In January, just the day before students were scheduled to return from winter break, the superintendent of the Granbury Independent School District in North Texas, Jeremy Glenn, told several librarians he brought to a district meeting room that he needed to speak with them.
That discussion included mention of the books that were available in the libraries around the school district.
“I want to talk about our community,” Glenn started out as heard in a recording of the January 10 meeting. Glenn explained how Granbury, which is the largest city in a county where 81 percent of the residents cast their vote for then-President Donald Trump in the 2020 presidential election, is “very, very conservative.”
He added that several members of Granbury’s school board were also conservative, noting that school employees who could have different political believes “better hide it,” adding, “Here in this community, we’re going to be conservative.”
For several months, conservative parents as well as politicians throughout Texas have been asking districts to take books out of school libraries that contain explicit explanations of sex, labeling many young adult novels as “pornography.”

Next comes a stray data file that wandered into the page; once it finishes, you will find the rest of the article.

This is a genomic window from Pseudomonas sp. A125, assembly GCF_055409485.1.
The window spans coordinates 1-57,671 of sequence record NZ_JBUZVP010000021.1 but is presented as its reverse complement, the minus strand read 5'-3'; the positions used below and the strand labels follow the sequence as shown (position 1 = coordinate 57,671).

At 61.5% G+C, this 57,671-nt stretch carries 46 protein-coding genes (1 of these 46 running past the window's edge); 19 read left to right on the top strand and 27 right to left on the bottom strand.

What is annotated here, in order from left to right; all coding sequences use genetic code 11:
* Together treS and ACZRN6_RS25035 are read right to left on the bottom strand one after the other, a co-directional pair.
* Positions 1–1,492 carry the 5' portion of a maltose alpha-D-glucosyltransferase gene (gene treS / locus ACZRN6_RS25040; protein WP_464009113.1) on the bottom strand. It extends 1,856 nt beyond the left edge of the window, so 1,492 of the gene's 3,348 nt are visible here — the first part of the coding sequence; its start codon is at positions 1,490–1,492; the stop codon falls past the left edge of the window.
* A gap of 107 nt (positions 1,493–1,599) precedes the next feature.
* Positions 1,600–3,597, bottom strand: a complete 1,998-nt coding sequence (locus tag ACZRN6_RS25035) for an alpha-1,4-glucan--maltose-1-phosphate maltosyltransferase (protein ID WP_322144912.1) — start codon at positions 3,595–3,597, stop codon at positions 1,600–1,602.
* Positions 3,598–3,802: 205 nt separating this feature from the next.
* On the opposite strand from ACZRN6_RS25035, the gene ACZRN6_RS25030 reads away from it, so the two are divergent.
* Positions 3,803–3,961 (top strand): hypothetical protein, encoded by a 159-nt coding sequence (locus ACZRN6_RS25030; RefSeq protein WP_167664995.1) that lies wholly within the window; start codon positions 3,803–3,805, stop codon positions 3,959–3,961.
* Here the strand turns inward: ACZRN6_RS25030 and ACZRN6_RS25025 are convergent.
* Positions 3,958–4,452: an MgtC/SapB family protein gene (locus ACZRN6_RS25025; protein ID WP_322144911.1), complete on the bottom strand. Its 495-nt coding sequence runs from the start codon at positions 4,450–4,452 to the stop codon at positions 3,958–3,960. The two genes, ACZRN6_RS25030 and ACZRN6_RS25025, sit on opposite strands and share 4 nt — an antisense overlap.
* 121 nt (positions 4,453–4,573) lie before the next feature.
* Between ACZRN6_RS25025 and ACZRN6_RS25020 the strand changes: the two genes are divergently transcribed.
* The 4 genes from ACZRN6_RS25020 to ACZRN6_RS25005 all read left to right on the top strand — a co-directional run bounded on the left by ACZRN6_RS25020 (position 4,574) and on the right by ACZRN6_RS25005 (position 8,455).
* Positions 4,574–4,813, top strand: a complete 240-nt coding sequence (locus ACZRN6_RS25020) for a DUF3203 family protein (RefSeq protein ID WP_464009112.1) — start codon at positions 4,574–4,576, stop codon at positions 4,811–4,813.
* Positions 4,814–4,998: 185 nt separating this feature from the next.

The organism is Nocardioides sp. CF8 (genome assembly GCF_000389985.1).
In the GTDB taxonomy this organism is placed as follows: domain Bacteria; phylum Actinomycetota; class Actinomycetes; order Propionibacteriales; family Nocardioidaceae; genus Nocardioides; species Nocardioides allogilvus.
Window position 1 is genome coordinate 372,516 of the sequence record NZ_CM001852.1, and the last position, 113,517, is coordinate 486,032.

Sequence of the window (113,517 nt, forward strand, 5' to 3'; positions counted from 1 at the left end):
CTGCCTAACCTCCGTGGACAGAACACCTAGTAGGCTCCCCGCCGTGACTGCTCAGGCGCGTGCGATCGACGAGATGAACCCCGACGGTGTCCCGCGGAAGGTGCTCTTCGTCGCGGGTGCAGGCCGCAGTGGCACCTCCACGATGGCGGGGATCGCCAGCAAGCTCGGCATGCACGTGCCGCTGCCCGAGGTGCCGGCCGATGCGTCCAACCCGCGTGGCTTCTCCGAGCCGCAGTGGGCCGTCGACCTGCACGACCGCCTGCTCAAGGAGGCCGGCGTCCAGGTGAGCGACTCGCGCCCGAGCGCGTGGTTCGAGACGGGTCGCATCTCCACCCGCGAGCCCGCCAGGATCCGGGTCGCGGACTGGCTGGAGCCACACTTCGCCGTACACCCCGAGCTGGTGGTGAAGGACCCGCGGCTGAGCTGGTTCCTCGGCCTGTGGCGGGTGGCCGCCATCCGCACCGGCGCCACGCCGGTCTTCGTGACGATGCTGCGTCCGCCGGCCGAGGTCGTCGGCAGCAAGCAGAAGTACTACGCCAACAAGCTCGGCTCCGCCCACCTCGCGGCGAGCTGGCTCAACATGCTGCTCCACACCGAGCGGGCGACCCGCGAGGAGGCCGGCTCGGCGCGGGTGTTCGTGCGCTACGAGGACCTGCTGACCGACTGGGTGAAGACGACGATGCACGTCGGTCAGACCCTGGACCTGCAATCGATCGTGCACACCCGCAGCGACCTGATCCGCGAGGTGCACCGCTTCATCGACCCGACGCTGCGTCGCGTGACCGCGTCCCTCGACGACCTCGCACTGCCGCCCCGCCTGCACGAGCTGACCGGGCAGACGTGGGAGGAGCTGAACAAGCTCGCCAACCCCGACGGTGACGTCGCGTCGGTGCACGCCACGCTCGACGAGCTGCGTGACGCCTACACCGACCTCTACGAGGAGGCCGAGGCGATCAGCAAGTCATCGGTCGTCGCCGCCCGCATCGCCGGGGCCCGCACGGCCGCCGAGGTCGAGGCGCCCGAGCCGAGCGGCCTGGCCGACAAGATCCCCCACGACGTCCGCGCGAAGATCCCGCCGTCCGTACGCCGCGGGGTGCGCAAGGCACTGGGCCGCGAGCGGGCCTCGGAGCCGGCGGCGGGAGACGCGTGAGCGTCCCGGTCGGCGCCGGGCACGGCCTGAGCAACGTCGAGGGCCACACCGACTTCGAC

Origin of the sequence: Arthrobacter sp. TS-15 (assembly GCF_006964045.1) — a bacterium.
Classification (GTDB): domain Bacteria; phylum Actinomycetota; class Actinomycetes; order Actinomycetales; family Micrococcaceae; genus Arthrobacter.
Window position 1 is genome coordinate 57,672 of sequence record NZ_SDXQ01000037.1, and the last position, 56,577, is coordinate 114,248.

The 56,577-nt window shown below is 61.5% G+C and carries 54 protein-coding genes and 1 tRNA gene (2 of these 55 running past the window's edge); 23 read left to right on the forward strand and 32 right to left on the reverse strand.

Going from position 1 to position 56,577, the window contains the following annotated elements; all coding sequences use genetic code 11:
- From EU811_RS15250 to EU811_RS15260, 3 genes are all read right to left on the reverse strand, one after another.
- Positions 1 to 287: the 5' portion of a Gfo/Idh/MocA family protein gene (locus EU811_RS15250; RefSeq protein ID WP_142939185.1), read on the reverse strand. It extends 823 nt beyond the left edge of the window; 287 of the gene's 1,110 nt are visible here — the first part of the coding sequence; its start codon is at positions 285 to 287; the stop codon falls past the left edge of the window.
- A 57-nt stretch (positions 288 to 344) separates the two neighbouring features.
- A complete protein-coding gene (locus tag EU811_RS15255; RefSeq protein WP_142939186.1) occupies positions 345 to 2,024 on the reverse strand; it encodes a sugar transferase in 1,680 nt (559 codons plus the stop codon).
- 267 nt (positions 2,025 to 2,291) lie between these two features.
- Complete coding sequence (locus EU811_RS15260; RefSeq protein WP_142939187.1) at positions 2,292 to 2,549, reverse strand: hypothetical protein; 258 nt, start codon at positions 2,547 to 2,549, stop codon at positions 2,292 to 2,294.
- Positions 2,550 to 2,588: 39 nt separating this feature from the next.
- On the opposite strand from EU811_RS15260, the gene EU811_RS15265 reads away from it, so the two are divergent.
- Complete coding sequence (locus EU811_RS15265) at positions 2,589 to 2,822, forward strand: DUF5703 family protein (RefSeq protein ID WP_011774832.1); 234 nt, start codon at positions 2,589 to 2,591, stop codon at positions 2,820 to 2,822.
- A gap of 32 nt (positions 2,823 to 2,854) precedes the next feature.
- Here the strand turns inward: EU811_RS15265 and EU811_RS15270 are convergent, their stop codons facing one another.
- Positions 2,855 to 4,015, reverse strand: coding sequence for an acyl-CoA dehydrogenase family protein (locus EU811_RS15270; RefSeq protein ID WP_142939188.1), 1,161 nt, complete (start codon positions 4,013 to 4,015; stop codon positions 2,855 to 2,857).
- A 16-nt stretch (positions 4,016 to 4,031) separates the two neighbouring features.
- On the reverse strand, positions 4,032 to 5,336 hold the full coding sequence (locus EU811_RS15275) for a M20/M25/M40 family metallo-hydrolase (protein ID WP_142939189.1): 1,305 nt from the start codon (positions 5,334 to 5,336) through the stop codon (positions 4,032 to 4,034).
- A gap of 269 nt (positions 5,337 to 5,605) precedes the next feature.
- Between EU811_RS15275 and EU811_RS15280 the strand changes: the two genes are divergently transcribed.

Texas Gov. Greg Abbott, a Republican, had been calling for criminal investigations of school employees who make that type of content available to students. Most complaining about the books have noted that their opposition comes from concerns regarding sex and vulgarity rather than suppressing views of LGBTQ students and authors.
Glenn expressed similar sentiments during his meeting with the librarians. “I don’t want a kid picking up a book, whether it’s about homosexuality or heterosexuality, and reading about how to hook up sexually in our libraries,” Glenn noted.
He went on to clarify that his concerns additionally stem from issues with some LGBTQ themes, specifically transgenderism. “And I’m going to take it a step further with you,” he said.
“There are two genders. There’s male, and there’s female. And I acknowledge that there are men that think they’re women. And there are women that think they’re men. And again, I don’t have any issues with what people want to believe, but there’s no place for it in our libraries.”
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